16:55:41: offline, waited 2
16:55:41: end operation
16:55:41: redraw timer set, image 14 to show for 1200 ms
16:55:41: HID/win32:  vid:05A4 pid:9881 ver:0120
16:55:41: HID/win32:  vid:05A4 pid:9881 ver:0120
16:55:42: redraw, image 9

Maintaining Executable Code

Once I had this process working, it became evident I no longer have to recompile programs every time I want to use them.

This is most helpful on my current project. There are quite a few hardware subsystems involved. After I build a new PCB, I want to make sure all of the hardware is fully functional, so I have a hardware test suite I use.

I can now download and execute the hardware test suite w/o compiling. Once the hardware is tested, I can then download and execute the stable version of the software without having to go back to the source and recompile it.



Posted in c-teensy | Tagged | 2 Comments

Using Modulus Arithmetic to Navigate a Circular List

I have to go thru my notes every so often to find the formula for navigating backwards, so I’ll post this stuff here in case anyone else finds it useful.

Modulus math is very handy for dealing with circular functions like time. In fact, I use this to blow the minds of kids (I’m always trying to pique their interest in math and other technical stuff).

I’ll say something like “When is 11 + 2 = 1”? They will insist it cannot be and I tell them they see that very computation on a regular basis. After I have them telling me there is ABSOLUTELY NO WAY 11+2 EQUALS 1, I ask them what they get when they add 2 hours to 11:00. 1 O’CLOCK!!

Anyway, when writing software it is really useful to use modulus math to solve these little problems. To get 1:00 in software, I’d write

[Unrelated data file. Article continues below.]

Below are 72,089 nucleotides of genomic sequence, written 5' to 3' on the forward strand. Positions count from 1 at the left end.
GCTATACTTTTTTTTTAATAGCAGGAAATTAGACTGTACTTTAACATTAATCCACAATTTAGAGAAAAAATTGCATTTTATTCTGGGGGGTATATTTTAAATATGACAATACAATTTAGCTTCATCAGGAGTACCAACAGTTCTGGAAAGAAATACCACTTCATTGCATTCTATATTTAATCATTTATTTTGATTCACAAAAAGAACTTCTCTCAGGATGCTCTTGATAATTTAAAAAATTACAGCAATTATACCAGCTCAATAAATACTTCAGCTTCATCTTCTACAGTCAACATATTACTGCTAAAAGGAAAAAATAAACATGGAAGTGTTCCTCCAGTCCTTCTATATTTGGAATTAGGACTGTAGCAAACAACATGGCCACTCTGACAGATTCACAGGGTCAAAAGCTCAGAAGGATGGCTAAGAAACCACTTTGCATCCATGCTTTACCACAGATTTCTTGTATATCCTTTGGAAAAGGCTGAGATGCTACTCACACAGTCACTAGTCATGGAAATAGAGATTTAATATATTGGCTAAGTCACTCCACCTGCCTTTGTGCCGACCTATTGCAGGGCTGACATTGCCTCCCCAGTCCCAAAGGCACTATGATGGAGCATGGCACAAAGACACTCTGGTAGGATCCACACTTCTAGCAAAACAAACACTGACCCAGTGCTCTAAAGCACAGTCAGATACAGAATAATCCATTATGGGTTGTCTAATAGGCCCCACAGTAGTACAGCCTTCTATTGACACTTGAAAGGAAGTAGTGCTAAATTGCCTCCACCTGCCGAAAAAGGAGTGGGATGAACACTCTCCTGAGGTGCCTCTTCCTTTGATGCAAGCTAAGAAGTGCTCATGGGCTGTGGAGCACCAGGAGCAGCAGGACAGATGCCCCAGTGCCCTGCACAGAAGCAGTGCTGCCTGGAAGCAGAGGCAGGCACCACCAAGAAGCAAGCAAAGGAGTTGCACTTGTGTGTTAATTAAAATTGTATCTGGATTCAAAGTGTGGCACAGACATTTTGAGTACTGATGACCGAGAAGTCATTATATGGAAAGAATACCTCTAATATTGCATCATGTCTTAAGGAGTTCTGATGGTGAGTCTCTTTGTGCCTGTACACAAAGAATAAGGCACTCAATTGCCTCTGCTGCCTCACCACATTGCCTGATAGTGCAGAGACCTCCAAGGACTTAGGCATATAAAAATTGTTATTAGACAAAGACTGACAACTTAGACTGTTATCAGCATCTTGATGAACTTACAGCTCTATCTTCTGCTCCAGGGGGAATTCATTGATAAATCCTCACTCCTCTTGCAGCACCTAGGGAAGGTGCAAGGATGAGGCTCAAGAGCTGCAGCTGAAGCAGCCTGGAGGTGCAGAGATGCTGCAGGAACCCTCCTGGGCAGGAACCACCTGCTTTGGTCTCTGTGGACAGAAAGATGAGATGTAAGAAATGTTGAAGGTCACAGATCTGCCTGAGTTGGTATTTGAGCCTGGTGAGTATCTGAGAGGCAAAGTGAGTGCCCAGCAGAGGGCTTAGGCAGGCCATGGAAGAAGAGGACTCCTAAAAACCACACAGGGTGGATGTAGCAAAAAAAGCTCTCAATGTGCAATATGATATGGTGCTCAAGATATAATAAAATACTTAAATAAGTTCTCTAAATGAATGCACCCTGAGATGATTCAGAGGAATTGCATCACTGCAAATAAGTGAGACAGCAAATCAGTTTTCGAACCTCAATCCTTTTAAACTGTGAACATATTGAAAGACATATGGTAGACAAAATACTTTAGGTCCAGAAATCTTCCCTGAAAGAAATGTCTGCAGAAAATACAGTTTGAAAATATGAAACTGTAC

x = (11 + 2) % 12

x will contain 1

If you aren’t familiar with the C % operator (a.k.a the mod operator in Pascal), in essence it returns the remainder.  A / B (assuming A and B are ints) returns the quotient. A % B returns the remainder.

int(11 / 2) is 5
11 % 2 is 1

In fact, long ago when I wrote COBOL code, if I needed to do a MOD operation it was actually part of the DIVIDE statement:

DIVIDE  < literal-1 / data-item-1 >   INTO  < literal-2 / data-item-2 >
             GIVING  data-item-3... REMAINDER data-item-4...

Besides doing time calculations, I find modulus math very handy for treating an array as a circular list.

Most recently I implemented a simple LCD menu using the array:

const int listLen = 5;
char * list[listLen] = {"A","B","C","D","E"};

int i = 0;

When the program starts, it prints the first string in the list. It then waits for either an up or down button to be pressed:

// C like psuedo code
while (!done) {
    if (!keyAvail()) {}
    key = getKey();
    if (key == keyUp)
        // compute new i where we go forward in the list
        i = i + 1;
    else if (key == keyDown)
        // compute new i where we go backward in the list
        i = i - 1;

This works OK until we get to the end of the list. We need to wrap around when the user presses the up or down key.

Formula 1: Going forward from the last element to the first
i = (i + 1) % listLen

If i is 4, pointing to the last element in the array, formula 1 will add 1, giving 5. Then 5 % 5 is computed which is 0. We are now pointing back to the beginning of the list.

To go the other way:

Forumla 2: going backwards from the first element to the last
i = (i + (listLen-1)) % listLen

If i is currently 0, we add 4 (listLen-1), and get 4. Then 4 % 5 is 4, so we are correctly point to the last element in the list.

Formula 1 is easy to remember. Formula 2 I can never seem to make stick and have to look it up every time.

Here is the entire program in C like psuedo-code:

while (!done) {
    if (!keyAvail()) {}
    key = getKey();
    if (key == keyUp)
        // compute new i where we go forward in the list
        i = (i + 1) % listLen;
    else if (key == keyDown)
        // compute new i where we go backward in the list
        i = (i + (listLen - 1)) % listLen;

and Pascal-like psuedo-code:

while (not done) do
    if (not keyAvail) {}